A Parent’s Guide to Teaching Financial Independence
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A Parent’s Guide to Teaching Financial Independence

The following is a special needs program update from College Living Experience | CLE | Choose Your Future. You may also click here to read the original article on the program’s website.

By Kelly Miller, Independent Living Skills Instructor

Pablo learning financial independenceNothing is more exciting to a young adult than the thought of finally being able to leave home and embrace a new independent life of their own. This excitement though, is often paired with uncertainty and worry – especially for parents. This time is filled with unanswered questions such as “Are they ready to make it on their own?”, “Did I give them the necessary tools to succeed?” Parents worry “will my young adult be financially responsible?” Here are a few quick tips to help prepare your student for the responsibilities of budgeting.

1. Start Early.

Good (and bad) habits begin early. Providing a budget helps kids and young adults learn how to spend responsibly and save for what they really want. Teaching-money-skills.com recommends that you provide younger kids with a weekly allowance and then transition them to a monthly one as they get older. This will help them understand the negative consequences of impulse spending before the consequences are too severe (i.e., not paying bills as an adult). It is also a good idea to get a prepaid debit card to improve their credit and get them acquainted with credit cards. This is also an easy way to track where they are spending their money.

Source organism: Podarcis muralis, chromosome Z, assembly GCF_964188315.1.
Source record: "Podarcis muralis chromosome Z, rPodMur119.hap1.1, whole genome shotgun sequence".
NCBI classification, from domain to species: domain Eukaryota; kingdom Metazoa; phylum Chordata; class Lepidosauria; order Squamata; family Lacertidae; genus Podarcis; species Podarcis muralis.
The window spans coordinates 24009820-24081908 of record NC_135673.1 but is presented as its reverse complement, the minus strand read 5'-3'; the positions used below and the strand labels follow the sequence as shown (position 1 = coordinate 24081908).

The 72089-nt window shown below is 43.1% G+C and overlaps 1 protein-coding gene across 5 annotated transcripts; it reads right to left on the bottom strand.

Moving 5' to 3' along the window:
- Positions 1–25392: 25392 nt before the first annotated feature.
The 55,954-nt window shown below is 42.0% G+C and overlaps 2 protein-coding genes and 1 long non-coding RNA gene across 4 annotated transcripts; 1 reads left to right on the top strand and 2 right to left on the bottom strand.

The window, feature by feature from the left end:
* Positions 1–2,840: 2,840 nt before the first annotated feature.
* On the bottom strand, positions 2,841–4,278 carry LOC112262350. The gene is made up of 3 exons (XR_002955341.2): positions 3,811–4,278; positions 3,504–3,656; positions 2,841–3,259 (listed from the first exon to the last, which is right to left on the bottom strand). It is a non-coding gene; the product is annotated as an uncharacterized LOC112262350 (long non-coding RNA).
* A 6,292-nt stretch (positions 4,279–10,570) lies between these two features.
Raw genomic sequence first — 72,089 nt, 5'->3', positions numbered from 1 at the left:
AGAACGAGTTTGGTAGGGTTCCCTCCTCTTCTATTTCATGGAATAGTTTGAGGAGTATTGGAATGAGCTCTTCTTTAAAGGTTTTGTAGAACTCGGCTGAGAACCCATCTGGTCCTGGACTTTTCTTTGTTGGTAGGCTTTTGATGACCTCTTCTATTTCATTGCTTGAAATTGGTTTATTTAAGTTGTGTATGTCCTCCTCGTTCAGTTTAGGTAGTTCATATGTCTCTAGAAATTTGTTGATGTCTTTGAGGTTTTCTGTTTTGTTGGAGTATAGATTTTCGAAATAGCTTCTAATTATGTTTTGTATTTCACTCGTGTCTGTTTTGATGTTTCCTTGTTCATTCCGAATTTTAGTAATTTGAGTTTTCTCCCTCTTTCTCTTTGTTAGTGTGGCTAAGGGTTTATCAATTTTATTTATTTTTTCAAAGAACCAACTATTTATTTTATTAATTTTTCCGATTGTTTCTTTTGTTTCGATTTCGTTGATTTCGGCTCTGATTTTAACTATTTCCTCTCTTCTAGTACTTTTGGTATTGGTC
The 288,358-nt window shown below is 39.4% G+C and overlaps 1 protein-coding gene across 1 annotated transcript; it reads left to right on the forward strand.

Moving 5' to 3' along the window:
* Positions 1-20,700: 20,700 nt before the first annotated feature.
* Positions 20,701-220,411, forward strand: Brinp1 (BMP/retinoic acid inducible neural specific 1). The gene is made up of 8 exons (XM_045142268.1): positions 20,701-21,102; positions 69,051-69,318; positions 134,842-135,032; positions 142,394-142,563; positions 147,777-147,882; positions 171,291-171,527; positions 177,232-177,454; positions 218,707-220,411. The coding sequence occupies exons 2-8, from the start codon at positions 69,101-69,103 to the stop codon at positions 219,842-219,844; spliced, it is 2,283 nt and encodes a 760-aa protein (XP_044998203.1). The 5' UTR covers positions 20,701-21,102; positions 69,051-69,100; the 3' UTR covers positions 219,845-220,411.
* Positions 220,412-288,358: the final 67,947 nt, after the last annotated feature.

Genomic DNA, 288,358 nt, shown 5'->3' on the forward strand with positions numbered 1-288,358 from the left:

2.Independent living with bills Calculate monthly bills.

Once your young adult’s living arrangements are determined, it is now possible to calculate the monthly expenses. In this amount include rent, electric, water, and cable/internet. Also include car, car insurance, and cell phone if applicable. If your student is still living at home or not quite to transition age, you can begin by focusing on the bills that they are responsible for. This may be as minimal as their cell phone bill or gas for the family car.

3. Determine spending budget.

Calculate an appropriate amount for groceries and “fun” money for a typical month. This amount will vary depending on the student’s diet, needs, and parent resources. Add this amount to the monthly bills determined in step 2. This will be their total monthly budget.

4. Be consistent.

Deposit this amount into the student’s bank account on the same date every month. This will help them learn to manage their spending in a monthly cycle, preparing them for pay cycles in future jobs and the routine of bill paying. It is recommended to make this deposit a few days before rent is due, ensuring that they will always have enough money for this most important expense.

5. Let them learn from their mistakes.

In the real world, naturally occurring consequences provide the best leaning experiences. This is true for budgeting as well. It is to be expected that there will be times that the student will overspend, spend impulsively, or just mismanage their money in general. Don’t rush in to help. Let them face the consequences and be responsible for addressing their mistakes. Sometimes this will mean late fees, cable disconnections, or ramen noodles for dinner every night – but these lessons they will not forget.

These steps will help any student learn the importance of staying on, and living within their budget. This will also create a foundation for budgeting that they can adjust as they get a job, begin a career, and become self-sufficient.

Newsletter Articles – August 2014

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The post A Parent’s Guide to Teaching Financial Independence appeared first on College Living Experience | CLE | Choose Your Future.